This is the first picture where I can sense a strong desire to combine the elements from outside (light, sky, water) with the inside. I absolutely love that, and this is, to me, by far the most attractive interior yet. The boat is the legendary Hanse 400.


Here’s another example of an interior that feels beautiful to me. It’s still clearly the lounge of a boat, but I think the move away from (what I might call) the Mahogany Cave Look towards the Trendy Flat Look is quite obvious. It’s for people who want to actually live aboard the boat, connected to the elements, as opposed to being primarily protected from the same. This is a Hanse 430.


It’s the year before the global financial crisis and business is booming. This is the lounge of a Hanse 470, another legendary model.
This could well be a peculiar modernistic loft apartment, but it isn’t. It is a Hanse 540. It looks so empty, though, with its wide and open floor and funnily coloured furniture. Maybe the stock market crashed and people just left in a hurry? Maybe it’s something the children built, before they realized everyone had stopped playing?
The Hanse 630 completes the transformation from sailing boat to something completely different. This lounge feels like the VIP room of a nightclub, where some people go to get away from a crowd of other people, and maybe have a sobering moment and a brandy at the bar.


(Global financial crisis. No new models. The whole boating industry is severely affected and Hanse Yachts’s turnover drops by 57% in one year.)


Times are hard. It’s not so much the yacht (a Hanse 375) but more the photograph that seems so uninspired. There is wine on the table, but I don’t want any wine. I just want things to be better.


A Hanse 545 and more of the uninspired and the wine that I don’t want. All the white makes everything look a bit cold and distant, and a bit disconnected.


(The year when founder Michael Schmidt leaves Hanse Yachts and sells his remaining shares to investment company Aurelius.)

Ok. Hmm. What do we have here. Something fresh and new. A MacBook Pro on the table, and none of that wine but rather a cup of coffee! This is a Hanse 495 and I’m starting to get that good feeling again.


Wow! Look at all those windows and all that light! This is a Hanse 575, and we’re back in business!


The wine bottle is back again (but this time I don’t mind!), and the boat is a Hanse 505. The dark upholstery, French Oak furniture and Noce Nero floor create a distinguished atmosphere.


This is the very first picture I ever saw of a Hanse yacht (a few years ago) and I fell completely in love with it. The soft pillows, the warm lights and colours, the windows, just everything (even the carpet!). It’s a Hanse 455, and I think one of the most inviting interior pictures I’ve ever seen.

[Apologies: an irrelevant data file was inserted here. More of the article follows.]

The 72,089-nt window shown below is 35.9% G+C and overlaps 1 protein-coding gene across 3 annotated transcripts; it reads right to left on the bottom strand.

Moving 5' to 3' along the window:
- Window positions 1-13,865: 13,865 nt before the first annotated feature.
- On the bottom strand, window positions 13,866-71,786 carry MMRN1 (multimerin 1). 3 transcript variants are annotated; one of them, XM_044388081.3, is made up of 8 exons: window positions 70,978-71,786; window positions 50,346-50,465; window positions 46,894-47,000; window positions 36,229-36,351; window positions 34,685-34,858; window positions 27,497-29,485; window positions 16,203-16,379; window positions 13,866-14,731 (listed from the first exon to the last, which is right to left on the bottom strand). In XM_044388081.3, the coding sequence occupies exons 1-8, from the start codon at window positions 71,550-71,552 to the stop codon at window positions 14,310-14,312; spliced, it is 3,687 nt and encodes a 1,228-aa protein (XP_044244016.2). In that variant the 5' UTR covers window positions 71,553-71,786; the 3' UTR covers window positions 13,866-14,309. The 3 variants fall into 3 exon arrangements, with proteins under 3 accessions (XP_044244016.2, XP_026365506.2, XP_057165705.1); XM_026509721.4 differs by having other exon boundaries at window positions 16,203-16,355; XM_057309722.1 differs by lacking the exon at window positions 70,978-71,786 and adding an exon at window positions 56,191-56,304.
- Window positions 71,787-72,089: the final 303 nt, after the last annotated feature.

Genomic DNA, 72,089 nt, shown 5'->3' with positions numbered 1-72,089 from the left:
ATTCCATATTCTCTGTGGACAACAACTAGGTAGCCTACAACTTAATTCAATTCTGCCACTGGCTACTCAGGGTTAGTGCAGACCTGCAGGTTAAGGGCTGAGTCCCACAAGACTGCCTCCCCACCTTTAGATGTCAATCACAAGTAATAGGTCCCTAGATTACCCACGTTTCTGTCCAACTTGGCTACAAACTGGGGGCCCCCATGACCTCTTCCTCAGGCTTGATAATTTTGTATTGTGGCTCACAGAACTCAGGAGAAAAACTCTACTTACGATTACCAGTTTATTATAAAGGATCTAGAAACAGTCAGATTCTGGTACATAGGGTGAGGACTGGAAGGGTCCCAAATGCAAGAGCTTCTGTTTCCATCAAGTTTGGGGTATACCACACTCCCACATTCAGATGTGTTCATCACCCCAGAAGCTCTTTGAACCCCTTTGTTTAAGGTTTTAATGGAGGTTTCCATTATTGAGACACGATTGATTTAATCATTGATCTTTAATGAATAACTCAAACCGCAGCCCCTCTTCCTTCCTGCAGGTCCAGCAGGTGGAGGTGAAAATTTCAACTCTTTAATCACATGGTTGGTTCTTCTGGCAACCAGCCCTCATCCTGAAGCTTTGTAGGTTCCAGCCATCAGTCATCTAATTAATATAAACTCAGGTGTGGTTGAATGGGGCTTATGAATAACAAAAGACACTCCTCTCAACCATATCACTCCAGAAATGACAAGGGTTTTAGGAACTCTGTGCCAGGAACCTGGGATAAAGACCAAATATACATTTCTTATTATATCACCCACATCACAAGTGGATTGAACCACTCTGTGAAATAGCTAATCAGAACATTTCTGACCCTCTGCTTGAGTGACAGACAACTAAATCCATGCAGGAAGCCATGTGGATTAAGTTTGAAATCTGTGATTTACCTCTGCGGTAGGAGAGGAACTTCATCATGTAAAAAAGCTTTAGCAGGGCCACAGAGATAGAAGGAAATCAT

This is a Hanse 315 with the Classic Stripes floor and Canadian Chestnut furniture. It’s the smallest of the current Hanses, but doesn’t it look spectacular!


A thoughtful combination of cool and warm colours with a lot of air and light. This Hanse 588 lounge, with French Oak furniture and Acacia floor, has a very Scandinavian feel to it. Funnily enough I speak Swedish, so I would feel right at home.


A version of the yacht we’ve ordered, a Hanse 388 with Canadian Chestnut furniture and Classic Stripes floor. The union of light and matter is very attractive, indeed.

Back To the Future

It’s been fun for me to sit through twenty-five years of Hanse lounges, and quite amazing to see the development that has happened since the very beginning of the company’s history.

The Hanse yachts of today have, in my opinion, absolutely beautiful interiors, and I think the gradual move from sailing boat to sailing loft apartment is an excellent one. It should still be a sailing loft, though, that is able to take its residents safely and soundly through the waves, weather and other natural wonders it might encounter.

Good work and well done, Hanse Yachts!

Finally, I leave you with this picture from the future. Well, actually it’s not. It’s from 2014 and shows a Hanse 675 with a seriously spectacular interior.

Leave a comment

Your email address will not be published. Required fields are marked *